I had the (perhaps) dumb idea about making paper mache boats after doing some research on paper mache racing shells (http://en.wikipedia.org/wiki/Papier-m%C3%A2ch%C3%A9).
From the first couple of experiments with paper, I found that the material was pretty strong and light, so I made a canoe out of it!
Using several pounds of homework from last semester school, I created a super awesome canoe!
Since it's light, cheap, and flammable (but don't light it)!
Step 1: How the Boat Works
The canoe is basically super strong paper mache that was shaped by a mold.
I built a mold first and put paper on top.
What you need:
Lots of paper (stuff that soaks up water)
Waterproof glue and flour
Scrap wood (more on what kind on the next step)
Mesh or strips of something flexible
Epoxy, glue, or paint for waterproofing
Sorry no pic.
Step 2: The Mold
A mold is basically the mirror image of the canoe.
You can build one (like I did) or use a different canoe and use that.
I hammered together a 10ft long 2 by 4 with 1.8ft bars coming out horozontally and 1.5ft bars coming out vertically like in the picture below.
Then I bent "U" shapes where the "T" is (diagram on the second picture.
All that was left was screwing or stapling the rest of the wooden strips so that it looked more like a boat.
Another way of making a mold, which may be easier is using mesh for window screens and such and make a canoe shape out of that and some wood.
If you have a spare kayak or canoe you can borrow for perhaps a week, it would save you the trouble of making a mold. However, you will need to dry the outer side of the paper mache and flip it over to dry on the other side. This is sort of risky.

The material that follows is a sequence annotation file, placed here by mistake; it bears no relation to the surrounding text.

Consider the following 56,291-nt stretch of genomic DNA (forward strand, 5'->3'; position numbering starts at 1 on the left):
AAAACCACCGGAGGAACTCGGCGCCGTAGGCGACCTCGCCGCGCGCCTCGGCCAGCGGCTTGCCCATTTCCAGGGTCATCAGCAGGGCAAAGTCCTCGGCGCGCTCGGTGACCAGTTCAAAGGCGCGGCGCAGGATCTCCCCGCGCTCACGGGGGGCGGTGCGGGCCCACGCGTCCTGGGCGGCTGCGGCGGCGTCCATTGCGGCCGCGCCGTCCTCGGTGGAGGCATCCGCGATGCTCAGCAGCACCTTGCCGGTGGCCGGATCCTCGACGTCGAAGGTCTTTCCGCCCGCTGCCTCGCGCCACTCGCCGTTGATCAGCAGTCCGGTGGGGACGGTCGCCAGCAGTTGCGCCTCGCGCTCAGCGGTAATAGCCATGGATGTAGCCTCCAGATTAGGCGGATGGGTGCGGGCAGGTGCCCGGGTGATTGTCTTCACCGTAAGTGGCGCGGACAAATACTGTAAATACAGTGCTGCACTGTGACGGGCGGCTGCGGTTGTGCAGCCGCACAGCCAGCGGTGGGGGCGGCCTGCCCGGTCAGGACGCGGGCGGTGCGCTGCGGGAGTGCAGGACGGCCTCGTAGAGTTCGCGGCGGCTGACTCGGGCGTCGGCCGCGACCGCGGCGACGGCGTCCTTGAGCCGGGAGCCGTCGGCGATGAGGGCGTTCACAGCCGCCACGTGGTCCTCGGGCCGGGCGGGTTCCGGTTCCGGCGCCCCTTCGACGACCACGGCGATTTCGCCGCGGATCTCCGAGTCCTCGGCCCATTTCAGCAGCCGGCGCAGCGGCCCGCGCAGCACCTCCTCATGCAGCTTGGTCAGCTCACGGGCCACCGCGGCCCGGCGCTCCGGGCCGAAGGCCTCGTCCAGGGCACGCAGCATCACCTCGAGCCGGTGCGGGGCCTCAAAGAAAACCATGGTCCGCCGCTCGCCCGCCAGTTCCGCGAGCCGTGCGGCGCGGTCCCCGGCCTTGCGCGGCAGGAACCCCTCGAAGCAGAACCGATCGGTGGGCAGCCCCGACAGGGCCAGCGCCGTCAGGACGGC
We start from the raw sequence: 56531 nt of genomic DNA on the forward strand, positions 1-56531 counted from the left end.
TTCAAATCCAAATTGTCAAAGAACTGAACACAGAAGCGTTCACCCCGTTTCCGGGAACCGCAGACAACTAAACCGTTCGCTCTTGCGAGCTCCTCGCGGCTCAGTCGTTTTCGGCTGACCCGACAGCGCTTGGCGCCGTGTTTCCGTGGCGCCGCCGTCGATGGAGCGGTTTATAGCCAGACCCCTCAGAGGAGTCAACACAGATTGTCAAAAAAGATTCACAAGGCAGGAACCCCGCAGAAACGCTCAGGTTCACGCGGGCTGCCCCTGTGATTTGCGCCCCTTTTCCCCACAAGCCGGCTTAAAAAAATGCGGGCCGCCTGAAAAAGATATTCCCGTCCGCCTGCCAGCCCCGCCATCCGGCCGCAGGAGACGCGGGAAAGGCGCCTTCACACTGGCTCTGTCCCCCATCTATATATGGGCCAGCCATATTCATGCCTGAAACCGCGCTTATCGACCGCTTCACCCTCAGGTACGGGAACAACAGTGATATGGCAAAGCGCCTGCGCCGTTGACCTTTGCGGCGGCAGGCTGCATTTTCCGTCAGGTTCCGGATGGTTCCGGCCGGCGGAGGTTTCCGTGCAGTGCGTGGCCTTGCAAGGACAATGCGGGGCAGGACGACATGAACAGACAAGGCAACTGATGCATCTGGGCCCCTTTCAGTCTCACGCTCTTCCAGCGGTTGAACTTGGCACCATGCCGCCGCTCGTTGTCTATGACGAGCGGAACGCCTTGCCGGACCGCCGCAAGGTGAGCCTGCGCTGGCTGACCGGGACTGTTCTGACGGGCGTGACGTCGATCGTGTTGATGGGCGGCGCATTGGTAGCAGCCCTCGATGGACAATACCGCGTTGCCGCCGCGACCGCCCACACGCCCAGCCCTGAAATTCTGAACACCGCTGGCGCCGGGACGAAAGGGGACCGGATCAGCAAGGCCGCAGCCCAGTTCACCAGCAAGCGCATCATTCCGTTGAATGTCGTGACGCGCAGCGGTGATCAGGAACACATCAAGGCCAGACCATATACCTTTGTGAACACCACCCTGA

Your best bet on building a mold would probably come from a different websource or you can check out some boatbuilding books at the library.
Remember, since the final result is the mirror image of the mold, it has to be close to perfect.
Step 3: Paper Mache
The shell of the canoe will be made of paper layered and glued together by a mixture of glue, flour, and water.
I made a crude mixture of Weldbond adhesive, flour, water, and a dash of vinegar (mold growth prevention) to make a non-toxic paper mache paste. I would suggest making the consistancy of the paste a little thicker than heavy cream.
I didn't really measure my ingredients but just dumped them into a blue container from Ikea.
Some people may want to use wallpaper paste or something else but a flour paste should work. If you want ideas on the best paste for the boat, go on google and search "paper mache paste recipe."
Step 4: Putting Paper on the Mold
This the most exciting part of building the canoe (not)!
All you have to do is wet the paper and layer it onto the mold. Before you start, I suggest making one layer of paper with just water (not paste) since the glue in the paste will probably stick to the mold and make it nearly impossible to get it off after. I learned that the hard way. At the end, you can just put some paste on the boat where you didn't put paste on to strengthen it or you can remove it while it's damp.